Recent Studies of the Atmosphere 1

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    THE German Meteorological Society offered a prize for the best essay on the results of the International Kite and Balloon ascents, and the prize was won by Mr. Gold in 1912 by the memoir which is now published by the Meteorological Office. The results mostly refer to ascents which took place prior to December, 1909, but in the case of some stations observations are included up to November, 1911. From an exhaustive consideration of the temperature in the free air and its relation to pressure at sea-level, geographical position, and season, it appears that in Europe August is, in general, the warmest month in the troposphere, and March the coldest, except close to the surface; thus, the temperature lag is greater for the minimum than for the maximum, which, as is pointed out in the memoir, is to be expected, for convection can carry warmth upwards, but not cold. It has become apparent from the study of the upper air that a cyclone is colder than an anticyclone, and this is borne out by Mr. Gold's figures; he finds that a cyclone is colder than an anticyclone up to ten kilometres, that is, up to the level of the stratosphere.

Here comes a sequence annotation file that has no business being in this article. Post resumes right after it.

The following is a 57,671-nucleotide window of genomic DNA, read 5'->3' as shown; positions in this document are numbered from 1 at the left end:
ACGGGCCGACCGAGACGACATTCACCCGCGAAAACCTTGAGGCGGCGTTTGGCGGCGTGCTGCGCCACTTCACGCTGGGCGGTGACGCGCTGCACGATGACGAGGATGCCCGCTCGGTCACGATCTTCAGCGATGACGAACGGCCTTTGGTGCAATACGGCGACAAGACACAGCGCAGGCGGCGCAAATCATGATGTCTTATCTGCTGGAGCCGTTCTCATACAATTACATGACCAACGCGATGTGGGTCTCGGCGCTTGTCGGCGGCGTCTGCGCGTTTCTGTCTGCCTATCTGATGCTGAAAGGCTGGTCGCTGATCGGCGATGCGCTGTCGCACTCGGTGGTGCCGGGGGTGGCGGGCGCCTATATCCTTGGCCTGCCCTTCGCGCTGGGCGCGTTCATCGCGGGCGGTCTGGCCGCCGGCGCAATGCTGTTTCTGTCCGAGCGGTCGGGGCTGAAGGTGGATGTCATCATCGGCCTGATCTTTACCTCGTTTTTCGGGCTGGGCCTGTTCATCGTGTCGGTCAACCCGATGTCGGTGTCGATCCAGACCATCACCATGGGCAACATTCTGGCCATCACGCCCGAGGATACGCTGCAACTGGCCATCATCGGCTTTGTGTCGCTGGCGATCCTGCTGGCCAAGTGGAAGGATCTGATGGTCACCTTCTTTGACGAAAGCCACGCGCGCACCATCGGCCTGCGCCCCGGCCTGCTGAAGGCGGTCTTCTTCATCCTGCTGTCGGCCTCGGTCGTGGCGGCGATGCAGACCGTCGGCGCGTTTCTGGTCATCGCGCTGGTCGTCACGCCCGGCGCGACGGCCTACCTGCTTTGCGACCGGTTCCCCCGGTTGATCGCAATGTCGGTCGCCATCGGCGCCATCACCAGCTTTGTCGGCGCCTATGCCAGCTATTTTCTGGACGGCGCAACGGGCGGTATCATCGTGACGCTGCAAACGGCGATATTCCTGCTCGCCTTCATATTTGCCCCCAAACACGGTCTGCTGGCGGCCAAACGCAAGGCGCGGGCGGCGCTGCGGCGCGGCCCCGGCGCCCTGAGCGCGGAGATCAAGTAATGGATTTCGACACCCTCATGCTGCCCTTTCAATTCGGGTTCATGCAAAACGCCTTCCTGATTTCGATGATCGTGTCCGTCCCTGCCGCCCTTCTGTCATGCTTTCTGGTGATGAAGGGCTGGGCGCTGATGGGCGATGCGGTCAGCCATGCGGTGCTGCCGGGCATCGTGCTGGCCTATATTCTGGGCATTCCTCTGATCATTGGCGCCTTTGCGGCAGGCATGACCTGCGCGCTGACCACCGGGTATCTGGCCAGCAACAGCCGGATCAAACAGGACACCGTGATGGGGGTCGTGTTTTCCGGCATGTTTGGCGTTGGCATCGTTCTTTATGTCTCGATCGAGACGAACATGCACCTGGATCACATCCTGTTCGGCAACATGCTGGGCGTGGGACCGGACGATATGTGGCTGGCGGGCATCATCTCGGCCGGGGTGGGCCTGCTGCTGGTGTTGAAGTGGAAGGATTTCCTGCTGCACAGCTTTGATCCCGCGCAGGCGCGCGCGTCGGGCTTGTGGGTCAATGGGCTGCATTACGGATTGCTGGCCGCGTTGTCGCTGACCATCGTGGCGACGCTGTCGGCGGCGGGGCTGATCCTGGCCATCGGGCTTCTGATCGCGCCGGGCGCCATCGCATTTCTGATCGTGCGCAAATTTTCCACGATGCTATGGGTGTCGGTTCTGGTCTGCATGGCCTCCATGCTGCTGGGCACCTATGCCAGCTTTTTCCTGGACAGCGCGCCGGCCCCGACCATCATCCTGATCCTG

1. 1

      Geophysical Memoirs (Meteorological Office): The International Kite and Balloon Ascents. By Ernest Gold . (1913.) Price 1s. 6d.

    2. 2

      The Free Atmosphere in the Region of the British Isles (Third Report). The Calibration of the Balloon Instruments and the Reading of the Traces. By W. H. Dines, F.R.S. (1914.) Price 3d.

    3. 3

      A Comparison of the Electrical Conditions of the Atmosphere at Kew and Eskdalemuir. By Gordon Dobson . (1914) Price 8d.

    4. 4

      Lag in Marine Barometers on Land and Sea. By Dr. Charles Chree, F.R.S. (1914.) Price 4d.

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    Recent Studies of the Atmosphere 1 . Nature 93, 588 (1914) doi:10.1038/093588a0

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